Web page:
By Michael Rosenthal
Golovkin vs. Alvarez: So the Triple-G-Canelo rematch is supposedly in jeopardy.
And, of course, the trouble is money-related. Alvarez reportedly wants a 65 percent-to-35 percent split of the purse while Golovkin wants it divided evenly for the proposed superfight targeted for September 15.
They both have their arguments and they both have reasons to compromise, which is probably what will happen.
Golovkin points out that he’s the titleholder (IBF, IBO WBA and WBC), he won the first fight in the court of public opinion and Alvarez screwed up the original rematch – set for May 5 – by testing positive for Clenbuterol.
Also working in Triple-G’s favor is the damage to Alvarez’s reputation after the failed drug test, which some believe can only start to be remedied by facing Golovkin again.
All of that is true but none of it carries much weight.
Golovkin is the titleholder: Who cares? Titles aren’t as important as many believe they are. He deserved the nod in the first fight: So what? It was officially a draw. The original rematch was scuttled because of Alvarez: ancient history.
The most compelling reason for Alvarez to compromise with Golovkin relates to his reputation: Taking the toughest fight possible would send a strong, positive message to any fans he has alienated.
Even that argument has its limitations, though. Purse splits are divided based on drawing power. And the fact remains that Alvarez is a bigger draw than Golovkin, regardless of what happened in the first fight and the drug test.
Alvarez fans will pay to see him – no matter what. No one bargains from a stronger position.
Plus, Golovkin needs Alvarez more than vice versa from a business standpoint. The Kazakhstani can make $30 million or more for a rematch with Alvarez, far more than he could make against anyone else.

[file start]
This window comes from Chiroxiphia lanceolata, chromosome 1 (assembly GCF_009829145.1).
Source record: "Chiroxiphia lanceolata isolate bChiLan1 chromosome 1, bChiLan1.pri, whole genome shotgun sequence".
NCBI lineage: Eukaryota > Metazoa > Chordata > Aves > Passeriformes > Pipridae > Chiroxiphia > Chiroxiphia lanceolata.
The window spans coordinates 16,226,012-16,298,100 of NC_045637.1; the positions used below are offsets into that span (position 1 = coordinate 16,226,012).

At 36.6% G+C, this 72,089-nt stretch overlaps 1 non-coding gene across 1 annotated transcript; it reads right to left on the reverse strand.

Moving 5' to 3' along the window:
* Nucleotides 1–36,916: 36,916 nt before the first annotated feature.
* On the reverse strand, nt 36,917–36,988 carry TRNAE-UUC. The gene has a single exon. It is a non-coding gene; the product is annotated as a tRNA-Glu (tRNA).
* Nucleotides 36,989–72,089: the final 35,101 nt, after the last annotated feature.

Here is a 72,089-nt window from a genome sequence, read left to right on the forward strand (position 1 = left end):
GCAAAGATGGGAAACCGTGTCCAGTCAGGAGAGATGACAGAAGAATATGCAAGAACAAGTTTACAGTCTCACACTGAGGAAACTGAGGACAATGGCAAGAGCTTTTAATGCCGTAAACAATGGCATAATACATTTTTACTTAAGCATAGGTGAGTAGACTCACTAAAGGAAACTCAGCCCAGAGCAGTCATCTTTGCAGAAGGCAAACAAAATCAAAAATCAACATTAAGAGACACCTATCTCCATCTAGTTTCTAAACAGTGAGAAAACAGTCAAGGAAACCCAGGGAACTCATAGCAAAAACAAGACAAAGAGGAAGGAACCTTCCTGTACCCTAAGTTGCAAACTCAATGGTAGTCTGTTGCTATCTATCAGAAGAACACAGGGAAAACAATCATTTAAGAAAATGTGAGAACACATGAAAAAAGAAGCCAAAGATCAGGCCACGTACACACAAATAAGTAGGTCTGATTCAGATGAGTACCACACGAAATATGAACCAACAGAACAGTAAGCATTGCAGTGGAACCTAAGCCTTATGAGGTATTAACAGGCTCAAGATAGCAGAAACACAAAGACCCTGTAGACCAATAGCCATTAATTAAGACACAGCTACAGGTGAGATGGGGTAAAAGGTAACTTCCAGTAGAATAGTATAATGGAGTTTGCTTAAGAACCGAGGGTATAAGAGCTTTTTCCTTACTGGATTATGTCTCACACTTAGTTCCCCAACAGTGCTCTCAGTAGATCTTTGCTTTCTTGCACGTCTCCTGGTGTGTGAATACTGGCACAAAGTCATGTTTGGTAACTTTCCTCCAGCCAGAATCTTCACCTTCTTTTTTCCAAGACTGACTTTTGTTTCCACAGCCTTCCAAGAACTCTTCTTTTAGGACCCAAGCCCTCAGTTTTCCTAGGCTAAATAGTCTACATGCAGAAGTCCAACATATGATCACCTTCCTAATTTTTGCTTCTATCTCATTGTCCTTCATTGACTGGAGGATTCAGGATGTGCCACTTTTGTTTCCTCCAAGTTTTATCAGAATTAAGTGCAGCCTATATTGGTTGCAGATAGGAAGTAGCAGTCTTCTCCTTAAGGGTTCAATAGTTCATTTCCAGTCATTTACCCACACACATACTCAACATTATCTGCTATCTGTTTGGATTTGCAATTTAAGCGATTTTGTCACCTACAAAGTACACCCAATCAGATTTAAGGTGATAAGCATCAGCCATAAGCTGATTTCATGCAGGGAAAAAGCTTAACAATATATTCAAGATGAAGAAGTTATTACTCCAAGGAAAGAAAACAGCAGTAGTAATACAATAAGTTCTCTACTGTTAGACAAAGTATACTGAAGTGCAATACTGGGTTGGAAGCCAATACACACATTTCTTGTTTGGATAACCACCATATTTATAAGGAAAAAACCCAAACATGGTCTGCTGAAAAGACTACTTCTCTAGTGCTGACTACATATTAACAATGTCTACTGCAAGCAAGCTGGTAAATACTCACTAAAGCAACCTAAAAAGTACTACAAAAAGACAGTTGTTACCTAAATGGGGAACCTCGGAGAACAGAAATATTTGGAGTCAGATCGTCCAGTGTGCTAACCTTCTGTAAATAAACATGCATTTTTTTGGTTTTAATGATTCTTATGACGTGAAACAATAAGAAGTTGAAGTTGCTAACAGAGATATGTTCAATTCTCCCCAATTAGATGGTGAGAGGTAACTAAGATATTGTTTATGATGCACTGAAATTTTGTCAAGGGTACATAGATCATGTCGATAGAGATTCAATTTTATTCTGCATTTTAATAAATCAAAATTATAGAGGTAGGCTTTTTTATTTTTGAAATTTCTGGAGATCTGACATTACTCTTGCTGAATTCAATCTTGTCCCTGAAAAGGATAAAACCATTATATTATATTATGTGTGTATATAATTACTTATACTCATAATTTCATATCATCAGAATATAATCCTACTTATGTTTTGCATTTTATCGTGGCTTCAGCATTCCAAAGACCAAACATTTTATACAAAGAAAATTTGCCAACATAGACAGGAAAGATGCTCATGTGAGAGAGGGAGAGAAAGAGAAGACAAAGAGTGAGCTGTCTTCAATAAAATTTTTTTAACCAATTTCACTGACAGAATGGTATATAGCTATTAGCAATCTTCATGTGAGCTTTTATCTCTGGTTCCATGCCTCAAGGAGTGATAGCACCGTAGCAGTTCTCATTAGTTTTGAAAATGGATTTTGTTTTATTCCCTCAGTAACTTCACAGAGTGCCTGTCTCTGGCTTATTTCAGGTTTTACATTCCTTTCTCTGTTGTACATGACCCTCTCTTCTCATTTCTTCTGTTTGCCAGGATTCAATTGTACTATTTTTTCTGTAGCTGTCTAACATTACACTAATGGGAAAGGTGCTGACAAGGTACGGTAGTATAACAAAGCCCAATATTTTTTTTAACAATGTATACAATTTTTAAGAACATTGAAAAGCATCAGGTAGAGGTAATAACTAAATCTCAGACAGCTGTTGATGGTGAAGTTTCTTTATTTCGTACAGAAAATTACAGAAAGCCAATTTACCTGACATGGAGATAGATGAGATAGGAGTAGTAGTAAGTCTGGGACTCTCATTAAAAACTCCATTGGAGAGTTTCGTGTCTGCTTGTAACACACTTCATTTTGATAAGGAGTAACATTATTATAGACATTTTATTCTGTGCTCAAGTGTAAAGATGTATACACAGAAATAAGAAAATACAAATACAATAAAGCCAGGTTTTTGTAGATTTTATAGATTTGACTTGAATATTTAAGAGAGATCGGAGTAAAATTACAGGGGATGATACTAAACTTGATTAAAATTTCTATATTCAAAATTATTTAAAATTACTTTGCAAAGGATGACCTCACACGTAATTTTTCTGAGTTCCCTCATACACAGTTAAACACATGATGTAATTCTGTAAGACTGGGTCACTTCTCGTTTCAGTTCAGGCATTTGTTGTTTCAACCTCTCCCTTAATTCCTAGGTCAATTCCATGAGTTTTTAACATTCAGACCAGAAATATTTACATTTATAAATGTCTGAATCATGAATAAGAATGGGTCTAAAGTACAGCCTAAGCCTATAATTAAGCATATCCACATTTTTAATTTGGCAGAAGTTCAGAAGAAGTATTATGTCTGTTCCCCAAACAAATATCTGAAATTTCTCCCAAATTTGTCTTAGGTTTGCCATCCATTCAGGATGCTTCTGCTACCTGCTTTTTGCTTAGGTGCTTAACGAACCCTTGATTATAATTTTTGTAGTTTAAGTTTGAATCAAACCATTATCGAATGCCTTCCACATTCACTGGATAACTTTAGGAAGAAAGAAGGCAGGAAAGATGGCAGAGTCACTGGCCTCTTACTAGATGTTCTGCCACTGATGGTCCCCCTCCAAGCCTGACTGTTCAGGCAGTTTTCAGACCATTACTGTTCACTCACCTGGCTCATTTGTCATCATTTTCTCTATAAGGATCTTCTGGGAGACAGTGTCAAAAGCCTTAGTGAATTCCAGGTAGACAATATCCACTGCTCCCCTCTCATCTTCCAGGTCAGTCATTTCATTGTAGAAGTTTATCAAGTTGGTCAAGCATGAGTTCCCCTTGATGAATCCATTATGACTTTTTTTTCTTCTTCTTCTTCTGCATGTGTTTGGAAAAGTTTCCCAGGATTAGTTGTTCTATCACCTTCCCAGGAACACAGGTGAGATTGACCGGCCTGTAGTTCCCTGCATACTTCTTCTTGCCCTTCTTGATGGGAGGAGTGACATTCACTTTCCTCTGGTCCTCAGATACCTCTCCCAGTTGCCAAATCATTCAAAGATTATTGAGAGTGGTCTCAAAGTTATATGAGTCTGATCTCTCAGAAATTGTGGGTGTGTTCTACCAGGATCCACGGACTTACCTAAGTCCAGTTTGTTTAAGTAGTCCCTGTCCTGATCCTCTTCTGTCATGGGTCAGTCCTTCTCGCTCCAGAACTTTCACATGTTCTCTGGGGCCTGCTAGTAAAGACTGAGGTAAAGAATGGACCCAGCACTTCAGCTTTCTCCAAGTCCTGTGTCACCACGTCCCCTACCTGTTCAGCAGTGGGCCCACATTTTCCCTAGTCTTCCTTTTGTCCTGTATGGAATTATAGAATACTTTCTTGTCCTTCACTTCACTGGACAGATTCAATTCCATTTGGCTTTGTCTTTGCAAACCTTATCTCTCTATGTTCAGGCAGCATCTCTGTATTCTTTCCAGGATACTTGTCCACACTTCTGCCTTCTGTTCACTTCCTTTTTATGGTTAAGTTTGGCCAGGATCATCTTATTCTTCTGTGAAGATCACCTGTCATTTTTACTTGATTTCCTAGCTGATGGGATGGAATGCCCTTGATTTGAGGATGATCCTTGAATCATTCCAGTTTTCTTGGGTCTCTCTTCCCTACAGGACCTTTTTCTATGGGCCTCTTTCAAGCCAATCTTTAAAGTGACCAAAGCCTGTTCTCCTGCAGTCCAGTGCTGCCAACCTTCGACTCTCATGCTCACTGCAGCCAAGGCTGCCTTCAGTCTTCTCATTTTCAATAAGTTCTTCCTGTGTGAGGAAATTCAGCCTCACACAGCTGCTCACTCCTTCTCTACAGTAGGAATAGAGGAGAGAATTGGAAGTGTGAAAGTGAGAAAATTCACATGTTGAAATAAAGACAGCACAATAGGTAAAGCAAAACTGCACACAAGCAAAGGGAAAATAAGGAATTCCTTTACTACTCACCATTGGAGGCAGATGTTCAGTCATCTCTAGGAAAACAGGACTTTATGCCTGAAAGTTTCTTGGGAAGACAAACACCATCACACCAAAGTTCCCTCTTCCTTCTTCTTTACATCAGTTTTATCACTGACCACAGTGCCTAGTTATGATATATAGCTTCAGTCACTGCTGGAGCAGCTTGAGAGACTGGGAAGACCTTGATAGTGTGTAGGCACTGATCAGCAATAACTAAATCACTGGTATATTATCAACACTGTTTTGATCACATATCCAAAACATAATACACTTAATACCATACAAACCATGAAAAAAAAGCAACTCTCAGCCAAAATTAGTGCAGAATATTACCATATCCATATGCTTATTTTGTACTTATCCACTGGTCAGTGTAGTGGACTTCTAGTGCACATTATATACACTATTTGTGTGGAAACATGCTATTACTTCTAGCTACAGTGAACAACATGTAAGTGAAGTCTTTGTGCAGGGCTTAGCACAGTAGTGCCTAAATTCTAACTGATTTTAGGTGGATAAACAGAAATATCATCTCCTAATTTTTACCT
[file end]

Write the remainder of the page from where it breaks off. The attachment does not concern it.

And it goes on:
So if Golovkin is as smart as I think he is, he’ll put aside this notion of a 50-50 split – which he knows isn’t realistic – and try to convince Alvarez to accept a compromise, somewhere around 60-40 in favor of Alvarez. That’s better than the 70-30 split of the first fight.
If that doesn’t work for Golovkin, Alvarez has other options that will generate very good money. Daniel Jacobs? Jermall Charlo? Billy Joe Saunders? And assuming Alvarez continues to win, his recent issues will begin to recede into the past.
Jerwin Ancajas (30-1-1, 20 KOs) easily outpointed fellow Filipino Jonas Sultan (14-4, 9 KOs) in a dull fight to retain his IBF junior bantamweight title for the fifth time Saturday in Fresno, California. Ancajas, 26, has carved out a nice career so far but he needs to step up his opposition if he wants to take the next step in his career. The winner of the proposed rematch between Srisaket Sor Rungvisai and Juan Estrada is one possibility. Another is WBA titleholder Kal Yafai. Those are type of matchups that stir the masses and make youn stars. … Yafai stole the show in Fresno, putting an overweight David Carmona (21-6-5, 9 KOs) down four times and stopping him in the seventh round in his third defense. I think Yafai is one of the most dynamic fighters in the sport but he also needs a big-name opponent to grow as an attraction. Roman Gonzalez has been mentioned as a possible foe. Love it. … David Lemieux (39-4, 33 KOs) bounced back from his one-sided decision loss to Saunders by easily outpointing French journeyman Karim Achour (26-5-3, 4 KOs) in Quebec City. We’ve seen Lemieux’s limitations – most recently in lopsided losses to Golovkin and Saunders – but he remains one of the more entertaining fighters and is a good second-tier opponent for any middleweight.
Michael Rosenthal is the most-recent winner of the Boxing Writers Association of America’s Nat Fleischer Award for excellence in boxing journalism. He has covered boxing for almost three decades.